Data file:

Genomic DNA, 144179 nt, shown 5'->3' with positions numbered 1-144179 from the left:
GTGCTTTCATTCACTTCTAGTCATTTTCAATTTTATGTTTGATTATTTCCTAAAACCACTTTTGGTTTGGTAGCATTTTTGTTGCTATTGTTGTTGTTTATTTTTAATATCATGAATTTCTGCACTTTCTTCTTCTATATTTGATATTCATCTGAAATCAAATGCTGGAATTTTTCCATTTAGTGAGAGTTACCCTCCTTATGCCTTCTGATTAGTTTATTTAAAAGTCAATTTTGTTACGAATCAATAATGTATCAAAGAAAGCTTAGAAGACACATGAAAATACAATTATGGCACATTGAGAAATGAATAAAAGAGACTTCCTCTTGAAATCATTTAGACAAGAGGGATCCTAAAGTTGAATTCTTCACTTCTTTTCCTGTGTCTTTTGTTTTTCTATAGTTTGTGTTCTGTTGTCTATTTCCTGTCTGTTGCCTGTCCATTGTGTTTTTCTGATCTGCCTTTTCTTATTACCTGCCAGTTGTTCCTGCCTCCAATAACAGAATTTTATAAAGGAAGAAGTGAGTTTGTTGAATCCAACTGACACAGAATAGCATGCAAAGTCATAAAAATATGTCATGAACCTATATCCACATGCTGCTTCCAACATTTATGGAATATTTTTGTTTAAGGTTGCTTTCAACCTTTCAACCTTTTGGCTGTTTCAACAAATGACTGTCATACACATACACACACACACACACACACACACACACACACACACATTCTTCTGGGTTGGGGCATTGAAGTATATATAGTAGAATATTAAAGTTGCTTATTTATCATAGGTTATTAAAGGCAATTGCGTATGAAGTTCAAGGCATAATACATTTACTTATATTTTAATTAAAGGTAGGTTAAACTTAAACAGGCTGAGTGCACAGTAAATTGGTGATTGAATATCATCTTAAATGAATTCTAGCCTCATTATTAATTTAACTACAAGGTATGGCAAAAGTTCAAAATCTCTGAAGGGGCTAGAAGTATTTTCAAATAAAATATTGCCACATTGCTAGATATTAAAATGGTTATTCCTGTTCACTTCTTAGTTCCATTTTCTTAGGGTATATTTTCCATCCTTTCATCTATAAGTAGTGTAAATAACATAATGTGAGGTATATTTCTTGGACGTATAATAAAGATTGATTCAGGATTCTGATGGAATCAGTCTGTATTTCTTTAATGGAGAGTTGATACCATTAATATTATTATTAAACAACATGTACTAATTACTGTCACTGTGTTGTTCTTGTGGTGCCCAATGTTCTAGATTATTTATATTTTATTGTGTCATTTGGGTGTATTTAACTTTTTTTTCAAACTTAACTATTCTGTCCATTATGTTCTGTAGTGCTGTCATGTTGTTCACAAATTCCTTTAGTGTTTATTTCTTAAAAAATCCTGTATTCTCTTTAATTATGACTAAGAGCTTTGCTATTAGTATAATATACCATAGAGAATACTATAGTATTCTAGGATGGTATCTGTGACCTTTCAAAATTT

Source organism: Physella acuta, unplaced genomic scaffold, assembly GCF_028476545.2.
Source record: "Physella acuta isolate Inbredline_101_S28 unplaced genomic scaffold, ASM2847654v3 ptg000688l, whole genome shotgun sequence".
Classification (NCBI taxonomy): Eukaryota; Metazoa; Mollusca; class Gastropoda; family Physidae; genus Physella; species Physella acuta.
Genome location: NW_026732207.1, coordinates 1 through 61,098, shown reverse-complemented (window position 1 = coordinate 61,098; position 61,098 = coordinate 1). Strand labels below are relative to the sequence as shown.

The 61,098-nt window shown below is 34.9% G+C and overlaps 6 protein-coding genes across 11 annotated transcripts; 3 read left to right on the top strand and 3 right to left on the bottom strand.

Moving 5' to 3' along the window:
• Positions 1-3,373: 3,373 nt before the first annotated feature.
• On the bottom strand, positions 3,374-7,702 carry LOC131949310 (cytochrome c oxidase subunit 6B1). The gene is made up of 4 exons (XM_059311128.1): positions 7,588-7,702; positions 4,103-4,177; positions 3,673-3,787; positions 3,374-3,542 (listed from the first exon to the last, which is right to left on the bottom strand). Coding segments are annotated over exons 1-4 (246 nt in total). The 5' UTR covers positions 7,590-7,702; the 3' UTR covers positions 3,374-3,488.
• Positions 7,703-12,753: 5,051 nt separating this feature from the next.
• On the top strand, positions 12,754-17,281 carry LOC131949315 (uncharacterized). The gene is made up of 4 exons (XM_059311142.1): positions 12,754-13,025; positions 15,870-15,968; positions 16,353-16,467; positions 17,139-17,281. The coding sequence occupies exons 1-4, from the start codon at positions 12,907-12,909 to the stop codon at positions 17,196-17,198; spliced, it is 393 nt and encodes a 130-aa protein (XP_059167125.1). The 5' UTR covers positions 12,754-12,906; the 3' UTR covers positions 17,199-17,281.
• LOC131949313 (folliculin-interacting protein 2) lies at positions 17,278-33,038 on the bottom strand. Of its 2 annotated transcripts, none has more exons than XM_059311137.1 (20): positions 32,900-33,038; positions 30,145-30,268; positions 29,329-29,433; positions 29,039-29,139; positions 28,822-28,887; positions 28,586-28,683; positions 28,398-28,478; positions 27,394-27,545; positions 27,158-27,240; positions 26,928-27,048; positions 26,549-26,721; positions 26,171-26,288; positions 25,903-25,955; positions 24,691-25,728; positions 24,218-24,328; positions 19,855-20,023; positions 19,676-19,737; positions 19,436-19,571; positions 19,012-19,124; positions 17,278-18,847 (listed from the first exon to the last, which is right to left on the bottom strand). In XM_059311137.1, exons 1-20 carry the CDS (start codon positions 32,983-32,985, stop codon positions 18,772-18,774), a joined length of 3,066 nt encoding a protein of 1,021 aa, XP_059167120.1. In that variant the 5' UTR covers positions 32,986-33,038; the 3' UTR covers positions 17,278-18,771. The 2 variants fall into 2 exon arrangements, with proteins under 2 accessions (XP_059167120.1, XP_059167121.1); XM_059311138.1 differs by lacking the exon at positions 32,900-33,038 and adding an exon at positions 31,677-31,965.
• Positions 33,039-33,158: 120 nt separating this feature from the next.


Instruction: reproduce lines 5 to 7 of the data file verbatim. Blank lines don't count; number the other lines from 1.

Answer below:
Classification (NCBI taxonomy): Eukaryota; Metazoa; Mollusca; class Gastropoda; family Physidae; genus Physella; species Physella acuta.
Genome location: NW_026732207.1, coordinates 1 through 61,098, shown reverse-complemented (window position 1 = coordinate 61,098; position 61,098 = coordinate 1). Strand labels below are relative to the sequence as shown.

The 61,098-nt window shown below is 34.9% G+C and overlaps 6 protein-coding genes across 11 annotated transcripts; 3 read left to right on the top strand and 3 right to left on the bottom strand.